You certainly can’t argue with the fact that Mike Miller has 4 PBA titles and 55 300 games! He retired in 2003 after missing the cut by leaving a ten pin.
“I remember the day I threw my last game on Tour,” Miller said. “I left a ringing 10 pin to miss the cut and I told the guys, “I’ll see you later!” And I haven’t seen them since. That was it. I chose a different path for my family and my own health, and I’m fine with that.”
Bob Benoit was another notable bowler to use the thumbless technique, bowled the first ever 300 on TV, to beat Mark Roth 300-255 to win the Quaker State open in 1988. He is among 5 players to ever bowl 300 games on national television.
Bob did keep his thumb in the ball, but he used the same technique. He cups the wrist and lays the ball on his wrist as he bowls. Yes, he is using his thumb, but it is the same technique used by thumbless bowlers to control the ball. He is also using a 15lb ball on the Pro tour, one of the few who could do that at the time. Everyone that tried it, went back to 16lb balls back then.
USBC Coaching Tips For Bowling Without a Thumb
The most important item for a bowler is maintaining balance throughout the approach and delivery. Balance and a good bowling arm swing will allow the fluid, continuous motion necessary in making a consistent shot, time-after-time. If a bowler is able to be balanced and make consistent shots then there is nothing wrong with the thumbless delivery.
With the fingers being well below the equator of the ball, the thumbless delivery is certainly a very strong shot as the bowler is able to generate a tremendous amount of revs on the ball because the fingers will stay in the ball longer.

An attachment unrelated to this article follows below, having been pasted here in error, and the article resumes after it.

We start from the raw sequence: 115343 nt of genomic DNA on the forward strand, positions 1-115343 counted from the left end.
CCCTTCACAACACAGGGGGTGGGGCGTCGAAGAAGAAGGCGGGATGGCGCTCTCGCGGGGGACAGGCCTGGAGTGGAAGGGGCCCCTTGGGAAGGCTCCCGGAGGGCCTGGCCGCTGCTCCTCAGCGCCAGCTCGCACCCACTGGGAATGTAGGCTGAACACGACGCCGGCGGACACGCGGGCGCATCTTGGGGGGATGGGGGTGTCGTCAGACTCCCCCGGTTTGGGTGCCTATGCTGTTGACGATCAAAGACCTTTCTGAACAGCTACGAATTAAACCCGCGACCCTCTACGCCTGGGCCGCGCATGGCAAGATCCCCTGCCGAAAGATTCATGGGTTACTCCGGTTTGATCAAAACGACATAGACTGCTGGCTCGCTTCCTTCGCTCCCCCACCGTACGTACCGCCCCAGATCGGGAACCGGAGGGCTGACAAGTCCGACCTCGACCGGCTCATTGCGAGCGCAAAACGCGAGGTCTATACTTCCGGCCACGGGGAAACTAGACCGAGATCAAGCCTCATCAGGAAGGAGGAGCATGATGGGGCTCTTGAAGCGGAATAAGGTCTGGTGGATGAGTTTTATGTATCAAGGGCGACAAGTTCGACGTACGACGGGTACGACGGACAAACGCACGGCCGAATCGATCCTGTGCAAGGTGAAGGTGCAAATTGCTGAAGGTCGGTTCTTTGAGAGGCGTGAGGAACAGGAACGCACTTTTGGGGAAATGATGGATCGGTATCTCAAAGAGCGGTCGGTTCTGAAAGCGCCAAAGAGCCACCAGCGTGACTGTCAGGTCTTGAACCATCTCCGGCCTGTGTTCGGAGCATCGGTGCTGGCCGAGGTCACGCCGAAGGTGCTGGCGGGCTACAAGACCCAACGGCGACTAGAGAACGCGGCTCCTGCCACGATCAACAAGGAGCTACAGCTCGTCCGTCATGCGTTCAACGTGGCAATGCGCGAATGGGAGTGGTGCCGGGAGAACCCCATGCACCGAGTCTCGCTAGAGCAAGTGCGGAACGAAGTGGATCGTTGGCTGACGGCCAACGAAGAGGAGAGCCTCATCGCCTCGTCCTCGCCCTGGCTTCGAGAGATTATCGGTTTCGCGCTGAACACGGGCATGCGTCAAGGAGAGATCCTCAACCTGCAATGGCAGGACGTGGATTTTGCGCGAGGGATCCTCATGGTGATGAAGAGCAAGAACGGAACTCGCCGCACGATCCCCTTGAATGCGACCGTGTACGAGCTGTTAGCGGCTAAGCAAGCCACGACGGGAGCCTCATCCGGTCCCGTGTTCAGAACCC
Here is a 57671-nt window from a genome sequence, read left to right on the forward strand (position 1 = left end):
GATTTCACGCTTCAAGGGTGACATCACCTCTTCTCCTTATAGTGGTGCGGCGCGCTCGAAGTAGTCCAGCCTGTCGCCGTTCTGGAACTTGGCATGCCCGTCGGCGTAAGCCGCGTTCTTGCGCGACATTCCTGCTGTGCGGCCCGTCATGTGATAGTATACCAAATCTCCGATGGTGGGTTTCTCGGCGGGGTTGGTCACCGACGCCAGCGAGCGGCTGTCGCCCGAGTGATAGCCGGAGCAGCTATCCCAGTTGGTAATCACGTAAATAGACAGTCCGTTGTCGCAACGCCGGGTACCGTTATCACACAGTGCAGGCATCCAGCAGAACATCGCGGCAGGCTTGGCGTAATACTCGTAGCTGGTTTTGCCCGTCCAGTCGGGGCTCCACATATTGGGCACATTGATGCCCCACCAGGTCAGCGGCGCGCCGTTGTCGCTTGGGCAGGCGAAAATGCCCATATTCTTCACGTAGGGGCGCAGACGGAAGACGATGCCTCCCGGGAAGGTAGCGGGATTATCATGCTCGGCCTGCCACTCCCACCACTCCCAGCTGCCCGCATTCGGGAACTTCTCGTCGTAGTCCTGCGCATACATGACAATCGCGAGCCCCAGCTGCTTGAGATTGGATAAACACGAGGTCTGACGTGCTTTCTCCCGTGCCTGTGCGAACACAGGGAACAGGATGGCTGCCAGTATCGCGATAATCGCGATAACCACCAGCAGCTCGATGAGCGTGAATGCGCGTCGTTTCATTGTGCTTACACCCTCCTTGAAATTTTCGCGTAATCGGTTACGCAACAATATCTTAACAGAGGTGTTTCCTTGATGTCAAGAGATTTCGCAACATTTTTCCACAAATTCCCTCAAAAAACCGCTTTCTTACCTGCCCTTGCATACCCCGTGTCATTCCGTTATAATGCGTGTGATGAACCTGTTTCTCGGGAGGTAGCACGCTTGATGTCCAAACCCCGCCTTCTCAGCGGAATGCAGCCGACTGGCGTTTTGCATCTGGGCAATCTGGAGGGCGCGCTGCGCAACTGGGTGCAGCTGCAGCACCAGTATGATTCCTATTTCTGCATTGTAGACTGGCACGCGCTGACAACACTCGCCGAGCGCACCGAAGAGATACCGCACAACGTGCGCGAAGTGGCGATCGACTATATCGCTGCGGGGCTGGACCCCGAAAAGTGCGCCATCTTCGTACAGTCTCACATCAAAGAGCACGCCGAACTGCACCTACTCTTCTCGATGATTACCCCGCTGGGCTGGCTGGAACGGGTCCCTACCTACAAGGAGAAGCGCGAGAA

The USBC is Now Teaching Two-Handed Bowling
In 2012 USBC announced that they would start teaching/coaching two-handed bowling. They actually enlisted Jason Belmonte as early as 2008 to teach their coaches. There is a lot of controversy about teaching the two-handed style, because of possible back injuries. This is because of the twist torque applied to the back. Using this technique for long periods,could cause golf type back injuries. Golf is very similar to the two-handed style in the torque transferred to the back and their are plenty of back injuries from Golf. Only time will tell because there just isn’t enough information about that particular style yet.
As long as your ball has the legal amount of holes, it doesn’t really matter how you deliver the ball, with or without fingers or thumbless. If you like doing it, learn the best ways to avoid injury, and prolong your body’s ability to use that style. It’s all about having fun.
If you have and comments or questions, please leave them below, and thanks for reading!